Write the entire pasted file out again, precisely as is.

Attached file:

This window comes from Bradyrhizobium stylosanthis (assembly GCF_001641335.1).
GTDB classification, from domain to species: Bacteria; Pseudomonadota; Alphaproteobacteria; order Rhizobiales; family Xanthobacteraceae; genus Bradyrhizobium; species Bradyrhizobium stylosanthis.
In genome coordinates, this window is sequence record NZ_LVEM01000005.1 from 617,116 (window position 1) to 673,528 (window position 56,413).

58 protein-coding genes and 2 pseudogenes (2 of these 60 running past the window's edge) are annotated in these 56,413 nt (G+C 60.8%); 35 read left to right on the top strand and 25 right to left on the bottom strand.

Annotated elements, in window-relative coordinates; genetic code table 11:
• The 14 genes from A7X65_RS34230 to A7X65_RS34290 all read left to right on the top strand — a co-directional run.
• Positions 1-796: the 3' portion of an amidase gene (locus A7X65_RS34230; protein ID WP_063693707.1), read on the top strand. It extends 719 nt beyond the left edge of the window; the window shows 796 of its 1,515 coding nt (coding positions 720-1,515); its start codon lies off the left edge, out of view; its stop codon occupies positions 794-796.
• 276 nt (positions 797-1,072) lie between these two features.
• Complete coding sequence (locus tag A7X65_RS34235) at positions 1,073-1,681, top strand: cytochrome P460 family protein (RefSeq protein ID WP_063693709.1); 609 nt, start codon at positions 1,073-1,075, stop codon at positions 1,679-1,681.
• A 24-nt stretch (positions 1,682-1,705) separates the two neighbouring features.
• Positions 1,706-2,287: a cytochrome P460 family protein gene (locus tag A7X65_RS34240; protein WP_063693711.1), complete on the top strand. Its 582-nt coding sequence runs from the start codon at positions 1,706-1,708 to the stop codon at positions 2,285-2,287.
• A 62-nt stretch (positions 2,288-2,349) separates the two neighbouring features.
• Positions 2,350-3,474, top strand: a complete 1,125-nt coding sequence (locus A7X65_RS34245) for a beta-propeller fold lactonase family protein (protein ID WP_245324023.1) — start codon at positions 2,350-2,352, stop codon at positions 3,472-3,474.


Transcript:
This window comes from Bradyrhizobium stylosanthis (assembly GCF_001641335.1).
GTDB classification, from domain to species: Bacteria; Pseudomonadota; Alphaproteobacteria; order Rhizobiales; family Xanthobacteraceae; genus Bradyrhizobium; species Bradyrhizobium stylosanthis.
In genome coordinates, this window is sequence record NZ_LVEM01000005.1 from 617,116 (window position 1) to 673,528 (window position 56,413).

58 protein-coding genes and 2 pseudogenes (2 of these 60 running past the window's edge) are annotated in these 56,413 nt (G+C 60.8%); 35 read left to right on the top strand and 25 right to left on the bottom strand.

Annotated elements, in window-relative coordinates; genetic code table 11:
• The 14 genes from A7X65_RS34230 to A7X65_RS34290 all read left to right on the top strand — a co-directional run.
• Positions 1-796: the 3' portion of an amidase gene (locus A7X65_RS34230; protein ID WP_063693707.1), read on the top strand. It extends 719 nt beyond the left edge of the window; the window shows 796 of its 1,515 coding nt (coding positions 720-1,515); its start codon lies off the left edge, out of view; its stop codon occupies positions 794-796.
• 276 nt (positions 797-1,072) lie between these two features.
• Complete coding sequence (locus tag A7X65_RS34235) at positions 1,073-1,681, top strand: cytochrome P460 family protein (RefSeq protein ID WP_063693709.1); 609 nt, start codon at positions 1,073-1,075, stop codon at positions 1,679-1,681.
• A 24-nt stretch (positions 1,682-1,705) separates the two neighbouring features.
• Positions 1,706-2,287: a cytochrome P460 family protein gene (locus tag A7X65_RS34240; protein WP_063693711.1), complete on the top strand. Its 582-nt coding sequence runs from the start codon at positions 1,706-1,708 to the stop codon at positions 2,285-2,287.
• A 62-nt stretch (positions 2,288-2,349) separates the two neighbouring features.
• Positions 2,350-3,474, top strand: a complete 1,125-nt coding sequence (locus A7X65_RS34245) for a beta-propeller fold lactonase family protein (protein ID WP_245324023.1) — start codon at positions 2,350-2,352, stop codon at positions 3,472-3,474.